By Guest Blogger, Marci Farquhar-Snow, M.S., CCRN CMC A.C.N.P-BC AACC
Sharing your experiences, whether they be of a clinical, educational or other professional nature, with your colleagues can lead to your own personal growth and development. So many times I hear of a colleague doing something in clinical practice that to them sounds mundane, but to me sounds interesting and I want to know more about it. Perhaps you completed a quality improvement, research or capstone project. Sharing a new skill or method enhances the understanding of a concept and can lead to other research and exploratory methods. While the process may appear intimidating at first, once you start submitting abstracts, you will find satisfaction with the networking and collaboration opportunities.
There are a variety of organizations that seek abstracts for heir live, virtual, or journal platforms. Consider submitting an abstract at your local, state or national organizations related to your field of interest. Currently many organizations are going towards virtual conferences, so the cost to travel or print posters is not a barrier.
Want to know where to start? Interesting case studies and experiences that you encountered can be developed into poster, journal, or live presentations using a template such as presented below. If you are not sure what is the best venue or platform to submit, ask a colleague where they would look to find information. If you are saving the abstract to submit at a later date, be sure to collect and store all data, figures and references related to the subject in a separate folder for future reference.
Before you submit your abstract to an organization, carefully review the abstract guidelines for the following:
- Topics sought by organization. Be sure the topic you present is in alignment.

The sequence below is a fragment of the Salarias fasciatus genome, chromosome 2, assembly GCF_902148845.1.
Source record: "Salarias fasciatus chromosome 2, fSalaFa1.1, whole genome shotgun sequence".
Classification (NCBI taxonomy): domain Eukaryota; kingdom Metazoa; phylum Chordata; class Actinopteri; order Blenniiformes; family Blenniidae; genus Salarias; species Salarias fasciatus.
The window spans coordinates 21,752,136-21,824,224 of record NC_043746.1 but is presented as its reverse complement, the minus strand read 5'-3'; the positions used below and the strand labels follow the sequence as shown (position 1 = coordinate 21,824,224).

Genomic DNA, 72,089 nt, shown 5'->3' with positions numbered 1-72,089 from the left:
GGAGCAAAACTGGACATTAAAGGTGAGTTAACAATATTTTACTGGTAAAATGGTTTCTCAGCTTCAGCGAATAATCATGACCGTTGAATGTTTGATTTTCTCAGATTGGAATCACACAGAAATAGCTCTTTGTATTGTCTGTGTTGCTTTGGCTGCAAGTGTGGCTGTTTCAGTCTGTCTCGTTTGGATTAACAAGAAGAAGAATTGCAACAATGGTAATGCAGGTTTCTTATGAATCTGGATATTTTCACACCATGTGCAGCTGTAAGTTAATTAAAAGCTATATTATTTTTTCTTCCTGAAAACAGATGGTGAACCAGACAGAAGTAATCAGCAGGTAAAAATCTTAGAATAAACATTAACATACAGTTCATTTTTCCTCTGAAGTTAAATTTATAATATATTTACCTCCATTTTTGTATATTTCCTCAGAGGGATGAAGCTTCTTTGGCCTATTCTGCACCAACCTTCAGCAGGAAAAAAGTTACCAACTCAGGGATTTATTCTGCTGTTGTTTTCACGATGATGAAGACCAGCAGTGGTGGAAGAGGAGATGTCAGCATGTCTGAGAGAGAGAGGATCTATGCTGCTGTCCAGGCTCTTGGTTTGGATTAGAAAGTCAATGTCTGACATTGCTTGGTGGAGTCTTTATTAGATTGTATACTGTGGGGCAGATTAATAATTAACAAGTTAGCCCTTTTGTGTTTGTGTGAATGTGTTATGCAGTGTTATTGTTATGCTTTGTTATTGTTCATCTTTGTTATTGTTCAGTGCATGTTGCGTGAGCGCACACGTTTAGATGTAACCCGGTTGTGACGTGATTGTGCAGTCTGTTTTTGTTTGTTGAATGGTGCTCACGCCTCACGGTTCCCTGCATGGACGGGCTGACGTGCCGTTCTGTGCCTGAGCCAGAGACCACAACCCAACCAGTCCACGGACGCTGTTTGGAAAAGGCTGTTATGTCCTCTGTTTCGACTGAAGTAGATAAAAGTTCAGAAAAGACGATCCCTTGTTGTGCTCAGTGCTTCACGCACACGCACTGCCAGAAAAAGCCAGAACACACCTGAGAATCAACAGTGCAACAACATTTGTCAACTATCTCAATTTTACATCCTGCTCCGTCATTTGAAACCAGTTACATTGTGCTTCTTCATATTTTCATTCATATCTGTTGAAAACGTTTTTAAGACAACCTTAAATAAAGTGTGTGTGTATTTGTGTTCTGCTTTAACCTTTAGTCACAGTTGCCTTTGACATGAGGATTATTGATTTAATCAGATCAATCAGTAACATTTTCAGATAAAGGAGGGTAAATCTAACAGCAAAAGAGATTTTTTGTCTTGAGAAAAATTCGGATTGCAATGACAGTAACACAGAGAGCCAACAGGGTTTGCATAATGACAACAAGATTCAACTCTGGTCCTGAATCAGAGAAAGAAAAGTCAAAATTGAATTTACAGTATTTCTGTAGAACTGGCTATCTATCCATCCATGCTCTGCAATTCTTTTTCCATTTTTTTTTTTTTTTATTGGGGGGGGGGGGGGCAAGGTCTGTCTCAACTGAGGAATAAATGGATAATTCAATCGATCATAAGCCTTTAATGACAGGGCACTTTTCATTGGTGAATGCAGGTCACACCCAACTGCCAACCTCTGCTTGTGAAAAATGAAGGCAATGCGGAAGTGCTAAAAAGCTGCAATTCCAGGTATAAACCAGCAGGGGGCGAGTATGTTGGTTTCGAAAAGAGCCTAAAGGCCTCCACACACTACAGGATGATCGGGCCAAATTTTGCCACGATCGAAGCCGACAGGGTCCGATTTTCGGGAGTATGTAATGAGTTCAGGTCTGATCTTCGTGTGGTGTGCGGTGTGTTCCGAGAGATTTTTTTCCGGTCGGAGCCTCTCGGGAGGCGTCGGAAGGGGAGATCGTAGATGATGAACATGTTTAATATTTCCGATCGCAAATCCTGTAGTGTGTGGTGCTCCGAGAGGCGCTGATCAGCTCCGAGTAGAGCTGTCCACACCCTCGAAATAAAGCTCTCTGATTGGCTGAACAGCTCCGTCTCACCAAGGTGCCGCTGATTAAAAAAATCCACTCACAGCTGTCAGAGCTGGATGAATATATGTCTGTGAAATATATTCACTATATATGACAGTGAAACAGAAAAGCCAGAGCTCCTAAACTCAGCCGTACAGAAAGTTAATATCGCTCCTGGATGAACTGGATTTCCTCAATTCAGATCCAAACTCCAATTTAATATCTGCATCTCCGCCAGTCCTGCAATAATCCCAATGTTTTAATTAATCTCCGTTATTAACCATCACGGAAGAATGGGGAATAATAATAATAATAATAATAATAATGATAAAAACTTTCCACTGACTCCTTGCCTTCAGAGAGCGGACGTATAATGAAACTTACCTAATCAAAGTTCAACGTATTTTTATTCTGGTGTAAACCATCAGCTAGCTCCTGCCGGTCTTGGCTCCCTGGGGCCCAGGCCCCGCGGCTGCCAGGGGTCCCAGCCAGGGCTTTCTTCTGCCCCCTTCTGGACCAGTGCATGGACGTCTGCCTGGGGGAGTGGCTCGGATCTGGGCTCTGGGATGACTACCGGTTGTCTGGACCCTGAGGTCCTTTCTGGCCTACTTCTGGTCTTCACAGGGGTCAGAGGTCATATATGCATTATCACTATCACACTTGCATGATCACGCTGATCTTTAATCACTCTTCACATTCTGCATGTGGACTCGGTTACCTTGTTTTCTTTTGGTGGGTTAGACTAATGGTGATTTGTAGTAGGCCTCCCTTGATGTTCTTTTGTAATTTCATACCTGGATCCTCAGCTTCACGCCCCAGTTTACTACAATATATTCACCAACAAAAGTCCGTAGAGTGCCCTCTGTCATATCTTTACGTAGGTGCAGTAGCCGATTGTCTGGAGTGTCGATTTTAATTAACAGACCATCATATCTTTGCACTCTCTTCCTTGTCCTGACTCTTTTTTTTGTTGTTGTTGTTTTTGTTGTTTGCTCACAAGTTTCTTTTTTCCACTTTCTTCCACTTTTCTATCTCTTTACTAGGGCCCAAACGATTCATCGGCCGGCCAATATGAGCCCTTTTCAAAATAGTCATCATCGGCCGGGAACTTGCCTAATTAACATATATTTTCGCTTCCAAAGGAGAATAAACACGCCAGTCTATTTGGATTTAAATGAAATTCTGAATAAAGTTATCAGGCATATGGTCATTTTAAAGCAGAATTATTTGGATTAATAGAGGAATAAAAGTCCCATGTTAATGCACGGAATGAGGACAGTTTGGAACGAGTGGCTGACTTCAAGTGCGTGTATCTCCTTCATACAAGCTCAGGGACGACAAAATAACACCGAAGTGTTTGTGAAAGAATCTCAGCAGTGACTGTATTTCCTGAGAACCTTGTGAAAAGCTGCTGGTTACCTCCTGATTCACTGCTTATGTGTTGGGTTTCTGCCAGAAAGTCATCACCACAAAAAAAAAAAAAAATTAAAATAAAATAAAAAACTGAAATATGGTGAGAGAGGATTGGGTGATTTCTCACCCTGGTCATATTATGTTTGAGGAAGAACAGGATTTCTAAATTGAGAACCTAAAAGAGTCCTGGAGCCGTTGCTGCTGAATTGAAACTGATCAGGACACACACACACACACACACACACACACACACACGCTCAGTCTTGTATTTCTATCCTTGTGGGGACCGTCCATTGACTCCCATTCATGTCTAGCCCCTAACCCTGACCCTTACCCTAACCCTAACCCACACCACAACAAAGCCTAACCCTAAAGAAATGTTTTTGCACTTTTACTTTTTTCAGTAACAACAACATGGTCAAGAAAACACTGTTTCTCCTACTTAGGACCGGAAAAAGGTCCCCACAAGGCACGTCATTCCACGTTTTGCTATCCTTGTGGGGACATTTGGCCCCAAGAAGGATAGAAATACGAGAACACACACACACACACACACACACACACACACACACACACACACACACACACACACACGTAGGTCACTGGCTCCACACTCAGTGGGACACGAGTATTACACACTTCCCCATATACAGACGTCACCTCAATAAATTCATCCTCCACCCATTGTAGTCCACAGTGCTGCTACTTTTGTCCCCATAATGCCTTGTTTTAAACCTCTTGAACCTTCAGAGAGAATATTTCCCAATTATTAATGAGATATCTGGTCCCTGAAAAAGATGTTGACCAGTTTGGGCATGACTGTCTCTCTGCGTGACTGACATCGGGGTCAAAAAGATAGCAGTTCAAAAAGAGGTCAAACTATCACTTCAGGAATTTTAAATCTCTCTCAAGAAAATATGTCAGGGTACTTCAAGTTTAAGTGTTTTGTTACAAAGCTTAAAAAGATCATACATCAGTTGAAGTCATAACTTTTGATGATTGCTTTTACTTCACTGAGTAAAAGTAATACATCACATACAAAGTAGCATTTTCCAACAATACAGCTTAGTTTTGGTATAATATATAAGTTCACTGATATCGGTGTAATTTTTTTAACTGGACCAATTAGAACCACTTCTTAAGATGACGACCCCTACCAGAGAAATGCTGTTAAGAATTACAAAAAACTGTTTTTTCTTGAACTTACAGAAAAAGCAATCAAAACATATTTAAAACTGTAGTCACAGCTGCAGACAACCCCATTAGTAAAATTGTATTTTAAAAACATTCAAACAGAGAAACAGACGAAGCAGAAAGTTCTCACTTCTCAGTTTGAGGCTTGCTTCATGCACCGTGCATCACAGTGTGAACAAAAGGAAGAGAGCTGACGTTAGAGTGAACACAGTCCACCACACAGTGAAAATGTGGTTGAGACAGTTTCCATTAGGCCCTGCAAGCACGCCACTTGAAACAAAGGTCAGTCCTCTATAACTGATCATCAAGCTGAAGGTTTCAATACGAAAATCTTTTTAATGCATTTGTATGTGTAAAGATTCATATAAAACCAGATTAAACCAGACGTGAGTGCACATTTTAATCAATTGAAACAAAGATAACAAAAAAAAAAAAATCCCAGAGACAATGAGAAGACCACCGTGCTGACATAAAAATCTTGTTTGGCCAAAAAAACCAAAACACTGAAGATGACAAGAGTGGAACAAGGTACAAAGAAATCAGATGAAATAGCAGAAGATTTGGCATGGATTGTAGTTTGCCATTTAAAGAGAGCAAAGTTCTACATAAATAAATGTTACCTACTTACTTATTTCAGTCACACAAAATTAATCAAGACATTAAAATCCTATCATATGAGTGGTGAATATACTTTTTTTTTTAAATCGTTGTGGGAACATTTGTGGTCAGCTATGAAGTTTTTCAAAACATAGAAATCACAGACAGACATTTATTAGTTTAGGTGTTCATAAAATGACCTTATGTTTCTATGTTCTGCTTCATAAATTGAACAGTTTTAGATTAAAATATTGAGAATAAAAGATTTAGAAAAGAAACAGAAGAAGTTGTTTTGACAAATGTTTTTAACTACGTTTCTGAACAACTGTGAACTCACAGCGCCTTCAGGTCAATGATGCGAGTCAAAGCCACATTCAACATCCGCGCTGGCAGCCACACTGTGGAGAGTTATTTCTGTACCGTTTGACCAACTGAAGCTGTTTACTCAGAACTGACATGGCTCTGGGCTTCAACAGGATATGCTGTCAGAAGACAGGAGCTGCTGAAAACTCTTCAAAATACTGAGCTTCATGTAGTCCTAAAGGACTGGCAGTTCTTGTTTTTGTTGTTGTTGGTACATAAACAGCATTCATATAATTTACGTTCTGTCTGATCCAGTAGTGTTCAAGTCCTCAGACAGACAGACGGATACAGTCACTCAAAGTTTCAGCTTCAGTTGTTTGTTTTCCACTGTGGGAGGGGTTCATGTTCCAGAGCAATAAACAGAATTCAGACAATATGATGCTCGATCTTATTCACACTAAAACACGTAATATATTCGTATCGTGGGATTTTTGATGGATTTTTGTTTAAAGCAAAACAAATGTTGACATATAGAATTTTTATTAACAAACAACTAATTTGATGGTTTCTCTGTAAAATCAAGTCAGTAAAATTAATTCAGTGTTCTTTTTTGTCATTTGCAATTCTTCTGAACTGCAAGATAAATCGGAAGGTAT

- Due dates along the continuum of the submission and completion process.
- Format of presentation: oral, poster, or article
- Font size and word counts (even one word over the limit may disqualify—a note from past experience)
- Author responsibilities for submission and presentation. This includes conflict or interest or duplicate submissions to another organization. Usually author names are blinded, but be sure to record all authors to be included in the final product. Include names or contributors including statisticians.
- Any incurred costs
Here is a template that you can use to prepare for abstract submissions:
|Example Abstract Submission Template|
|· Submission continuum due dates
· Topic criteria
· Format of presentation: oral or poster
· Font size and word counts
· Presenter responsibilities/conflicts of interest
|Abstract Title: (max. 20 words)|
|Keywords: (max. 2 words)
|Summary of Content (max. 250 words)
Be sure to include relevance clinical data and eliminate distracting content for conciseness.
e.g. scientific hypothesis, clinical issue, or educational need
This section may be left out of the abstract submission content if limited by word count spaces and morphed into the Summary of Content. Refer to submission guidelines.
e.g. study design, clinical approach or education model. Add relevant tables, figures and diagnostic study images.
e.g. study results, clinical data, or educational outcome
Discuss the relevancy of the study, clinical data or educational outcomes to current practices. Include longitudinal and followup data.
Follow submission guidelines if included in word count.
|Modified from Farquhar-Snow, (2020)|
The process of abstract submission should be a part of every person’s career trajectory. These professional activities can broaden your knowledge in your areas of interest while connecting with your colleagues. Don’t hesitate to reach other to your mentors and peers to develop your abstract writing skills.
Marci Farquhar-Snow, M.S., CCRN CMC A.C.N.P-BC AACC. has been a nurse for over 30 years. She is board certified, licensed in the states of Arizona and California as an Acute Care Nurse Practitioner. Over the years, Marci has worked in multiple aspects of cardiovascular care in the inpatient and outpatient settings including critical care, clinical education, program development, and research. Previously, Marci practiced at the Mayo Clinic as a Cardiovascular Nurse Practitioner in outpatient interventional cardiology clinic. She developed and is the Past Program Director for the Cardiology Nurse Practitioner Fellowship at Mayo Clinic that is accredited by ANCC at a PTAP program. Marci has presented at local, national, and international conferences on a variety of cardiovascular clinical topics and education related topics, and is a frequent speaker for ThriveAP. She is actively involved in many committees of the American College of Cardiology and is the national chair of the Cardiovascular Team State Liaisons.